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Last Updated: Thursday, 20 November, 2003, 12:03 GMT
What will the speech reveal?
As ever, the run-up to the Queen's Speech has been rife with rumour and speculation about what bills the government might introduce in the next session of parliament.

Here are some of the possibilities.

  • Higher Education Bill

    This legislation could be the most controversial of the session.

    It would implement the Higher Education White Paper, including the proposals for the introduction of top-up fees for students.

  • Immigration and asylum

    A scheme to cap asylum seekers' access to legal aid and cut back free criminal advice under duty solicitor schemes could be introduced.

    There is also speculation there will be legislation to allow the deportation of asylum seekers who cannot produce identity papers.

  • Corporate manslaughter

    There could be legislation to deem a corporation guilty of corporate manslaughter if management failure leads to a person's death and that that failure is seen as conduct falling below what could reasonably be expected of the corporation.

  • Domestic violence

    This would give victims of domestic violence the same right to anonymity as rape and sexual abuse victims.

  • Victims bill

    A victims bill may be introduced to create a commissioner to "champion the rights of victims and witnesses" and introduce a statutory code of practice backed by an independent ombudsman.

  • Judicial reform

    There could be a bill to wind up the post of Lord Chancellor, whose department has been replaced by the Department of Constitutional Affairs.

    A Supreme Court Bill could remove the Law Lords from membership of the House of Lords.

    A Judicial Appointments Commission Bill could replace political control over the judicial appointments process with an independent commission.

  • Pensions Bill

    A bill could be introduced aimed at addressing the growing pensions crisis.

    Measures could include the improvement of the market for private pensions and provisions to force solvent companies to honour their pensions obligations in full.

    Legislation is also possible replacing the existing Armed Forces Pension Scheme.

  • Gay Marriages Bill

    This bill would give gay couples pension and property rights, exempt them from inheritance tax on a partner's home and allow a partner to benefit from a dead partner's pension.

    Other elements could include giving next of kin rights in hospitals as well as providing a provision for a form of divorce through the "dissolution" of a partnership.

    If agreed, the legislation would bring the civil partnership between gay and lesbian couples closer to a marriage contract.

  • Hunting Bill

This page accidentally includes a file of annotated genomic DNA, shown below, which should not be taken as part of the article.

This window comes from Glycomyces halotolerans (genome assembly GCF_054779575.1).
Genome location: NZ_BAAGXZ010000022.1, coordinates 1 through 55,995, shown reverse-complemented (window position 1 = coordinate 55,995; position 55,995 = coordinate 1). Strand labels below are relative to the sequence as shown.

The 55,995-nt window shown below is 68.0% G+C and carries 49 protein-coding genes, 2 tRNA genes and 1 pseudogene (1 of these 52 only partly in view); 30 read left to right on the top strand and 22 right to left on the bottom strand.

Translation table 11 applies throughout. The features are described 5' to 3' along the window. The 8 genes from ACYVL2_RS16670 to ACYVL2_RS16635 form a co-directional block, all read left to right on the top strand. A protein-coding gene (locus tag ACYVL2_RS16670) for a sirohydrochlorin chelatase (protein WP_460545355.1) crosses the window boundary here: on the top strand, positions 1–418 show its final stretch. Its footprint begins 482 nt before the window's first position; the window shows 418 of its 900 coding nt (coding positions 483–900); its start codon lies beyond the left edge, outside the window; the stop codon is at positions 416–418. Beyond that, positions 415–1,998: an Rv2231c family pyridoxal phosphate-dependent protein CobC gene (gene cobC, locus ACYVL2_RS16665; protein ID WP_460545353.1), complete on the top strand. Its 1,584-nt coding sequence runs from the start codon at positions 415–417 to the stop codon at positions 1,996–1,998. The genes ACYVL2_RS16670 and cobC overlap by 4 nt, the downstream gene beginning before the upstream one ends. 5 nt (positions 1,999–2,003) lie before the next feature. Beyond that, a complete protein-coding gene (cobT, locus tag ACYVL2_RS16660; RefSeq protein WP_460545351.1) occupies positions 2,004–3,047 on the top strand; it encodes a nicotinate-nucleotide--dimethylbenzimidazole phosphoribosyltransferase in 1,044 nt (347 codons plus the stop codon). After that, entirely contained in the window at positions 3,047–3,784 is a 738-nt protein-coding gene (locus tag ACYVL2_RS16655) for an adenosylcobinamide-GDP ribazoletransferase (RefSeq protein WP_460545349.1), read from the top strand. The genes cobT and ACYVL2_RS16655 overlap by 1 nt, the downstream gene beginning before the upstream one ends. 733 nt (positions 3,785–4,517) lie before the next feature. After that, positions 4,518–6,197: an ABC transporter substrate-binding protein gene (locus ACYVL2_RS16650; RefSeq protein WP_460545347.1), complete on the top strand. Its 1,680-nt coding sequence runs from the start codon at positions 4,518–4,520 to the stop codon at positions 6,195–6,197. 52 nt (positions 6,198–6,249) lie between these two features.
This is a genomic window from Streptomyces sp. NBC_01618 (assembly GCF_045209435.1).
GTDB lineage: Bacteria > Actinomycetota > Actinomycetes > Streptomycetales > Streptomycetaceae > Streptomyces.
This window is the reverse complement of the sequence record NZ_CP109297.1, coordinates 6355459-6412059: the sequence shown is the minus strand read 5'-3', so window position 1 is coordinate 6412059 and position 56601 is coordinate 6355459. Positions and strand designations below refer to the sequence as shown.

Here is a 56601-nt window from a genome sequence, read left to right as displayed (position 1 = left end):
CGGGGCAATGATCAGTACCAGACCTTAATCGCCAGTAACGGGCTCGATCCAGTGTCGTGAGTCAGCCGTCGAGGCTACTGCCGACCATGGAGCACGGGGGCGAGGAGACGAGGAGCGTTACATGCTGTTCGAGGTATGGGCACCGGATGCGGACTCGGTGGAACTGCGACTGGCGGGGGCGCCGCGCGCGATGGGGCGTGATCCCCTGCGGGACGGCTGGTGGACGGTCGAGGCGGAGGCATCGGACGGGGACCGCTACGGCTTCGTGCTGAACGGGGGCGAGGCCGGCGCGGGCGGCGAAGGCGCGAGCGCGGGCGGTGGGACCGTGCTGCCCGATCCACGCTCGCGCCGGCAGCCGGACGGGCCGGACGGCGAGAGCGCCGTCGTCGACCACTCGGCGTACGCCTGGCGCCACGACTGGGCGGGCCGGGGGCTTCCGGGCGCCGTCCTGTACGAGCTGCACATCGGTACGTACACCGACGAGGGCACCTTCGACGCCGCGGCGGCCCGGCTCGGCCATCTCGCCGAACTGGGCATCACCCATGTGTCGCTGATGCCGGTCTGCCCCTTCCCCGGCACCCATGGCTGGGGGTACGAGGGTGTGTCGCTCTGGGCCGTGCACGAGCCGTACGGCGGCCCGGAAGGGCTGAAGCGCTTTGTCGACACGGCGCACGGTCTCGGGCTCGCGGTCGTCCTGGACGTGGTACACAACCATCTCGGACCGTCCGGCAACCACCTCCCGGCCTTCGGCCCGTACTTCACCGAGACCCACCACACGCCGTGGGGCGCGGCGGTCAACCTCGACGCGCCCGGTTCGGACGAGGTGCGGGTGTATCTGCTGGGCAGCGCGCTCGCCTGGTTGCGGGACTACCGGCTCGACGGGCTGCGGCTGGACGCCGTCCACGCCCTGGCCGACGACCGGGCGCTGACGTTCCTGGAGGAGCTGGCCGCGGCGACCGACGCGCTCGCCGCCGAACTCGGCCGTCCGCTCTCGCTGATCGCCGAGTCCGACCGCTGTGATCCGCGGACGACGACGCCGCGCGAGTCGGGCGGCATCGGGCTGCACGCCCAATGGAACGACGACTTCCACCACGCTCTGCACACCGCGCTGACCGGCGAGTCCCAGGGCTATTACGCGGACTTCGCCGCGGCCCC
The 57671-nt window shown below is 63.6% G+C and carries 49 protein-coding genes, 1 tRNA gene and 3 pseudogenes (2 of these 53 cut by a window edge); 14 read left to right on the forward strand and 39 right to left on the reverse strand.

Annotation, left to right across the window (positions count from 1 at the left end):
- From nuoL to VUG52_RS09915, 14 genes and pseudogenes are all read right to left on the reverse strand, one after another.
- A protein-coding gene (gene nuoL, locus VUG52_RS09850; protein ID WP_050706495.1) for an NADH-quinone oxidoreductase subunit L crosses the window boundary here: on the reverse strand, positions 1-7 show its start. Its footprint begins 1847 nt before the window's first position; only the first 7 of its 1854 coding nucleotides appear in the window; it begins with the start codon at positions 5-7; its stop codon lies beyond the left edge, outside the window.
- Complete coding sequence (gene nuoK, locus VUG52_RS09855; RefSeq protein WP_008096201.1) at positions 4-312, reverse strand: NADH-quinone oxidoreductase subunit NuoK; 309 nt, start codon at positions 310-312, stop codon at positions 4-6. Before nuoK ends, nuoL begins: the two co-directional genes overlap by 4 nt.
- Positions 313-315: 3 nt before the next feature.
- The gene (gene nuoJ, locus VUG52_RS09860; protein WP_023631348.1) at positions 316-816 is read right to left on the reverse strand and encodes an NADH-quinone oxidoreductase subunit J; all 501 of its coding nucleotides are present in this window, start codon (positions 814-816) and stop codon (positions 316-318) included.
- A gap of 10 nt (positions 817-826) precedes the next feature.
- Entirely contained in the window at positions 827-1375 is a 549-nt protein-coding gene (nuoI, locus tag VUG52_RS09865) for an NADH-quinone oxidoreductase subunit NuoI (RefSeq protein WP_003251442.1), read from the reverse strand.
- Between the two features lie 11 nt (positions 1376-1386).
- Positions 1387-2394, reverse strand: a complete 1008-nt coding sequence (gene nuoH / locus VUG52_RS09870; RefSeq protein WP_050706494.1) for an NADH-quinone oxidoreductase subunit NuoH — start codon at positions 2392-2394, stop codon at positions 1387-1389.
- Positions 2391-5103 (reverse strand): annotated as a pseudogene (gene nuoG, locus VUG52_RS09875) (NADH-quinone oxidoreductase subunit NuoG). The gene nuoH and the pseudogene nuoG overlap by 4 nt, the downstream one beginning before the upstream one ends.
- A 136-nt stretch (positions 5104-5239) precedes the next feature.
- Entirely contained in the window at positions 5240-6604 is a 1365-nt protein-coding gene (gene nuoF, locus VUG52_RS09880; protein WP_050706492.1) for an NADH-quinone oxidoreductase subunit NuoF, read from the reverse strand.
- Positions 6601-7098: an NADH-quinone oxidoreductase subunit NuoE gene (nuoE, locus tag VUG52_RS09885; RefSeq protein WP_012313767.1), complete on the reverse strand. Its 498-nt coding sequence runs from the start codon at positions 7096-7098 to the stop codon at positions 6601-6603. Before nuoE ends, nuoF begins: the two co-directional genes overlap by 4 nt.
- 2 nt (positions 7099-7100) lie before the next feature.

The current Hunting Bill was blocked by peers.

    The government has to decide whether to reintroduce it, and, if so, in what form.

    Further opposition from the Lords could be over-ridden by introducing the Parliament Act if the bill is reintroduced in exactly the same form.

    But the bill rejected by peers was not the bill which the government initially introduced, since Labour backbenchers voted to include a complete ban.

    Minister are committed to reintroducing the amended bill, but it is not clear how they plan to proceed.

  • Child Protection Bill /Children's Commissioner for England

    The case for a Children's Commissioner was made by the Joint Committee on Human Rights, and the government promised to consult on the plan.

    There has also been speculation there will be a child protection bill may also be introduced.

  • Reform of the House of Lords

    Legislation is expected to end the anomaly whereby MPs are disqualified if they have served a term in prison, but peers are not.

  • Finance Bill

    This annual bill is likely to include Child Trust Fund proposals.

    This will take the form of a financial endowment of between 250 and 500 building up into a sum which the child can access at 18.

    All children born from September 2002 will be entitled to an endowment.

  • Traffic Bill

    A bill may be included to try and deal with the disruption caused by roadworks. It would establish local "road tsars" to coordinate and control roadworks.

  • Possible draft bills

    Draft legislation - bills assessed by committees before being put forward to Parliament as a whole - may be introduced:

    • to get the legal framework in place for the introduction of a system of ID cards in the UK.
    • on disability discrimination
    • to allow for a future referendum on membership of the European single currency (but there is speculation that this plan has been dropped)
    • charities reform, with a new list of charitable purposes which any organisation wishing to obtain charity status would have to show it meets





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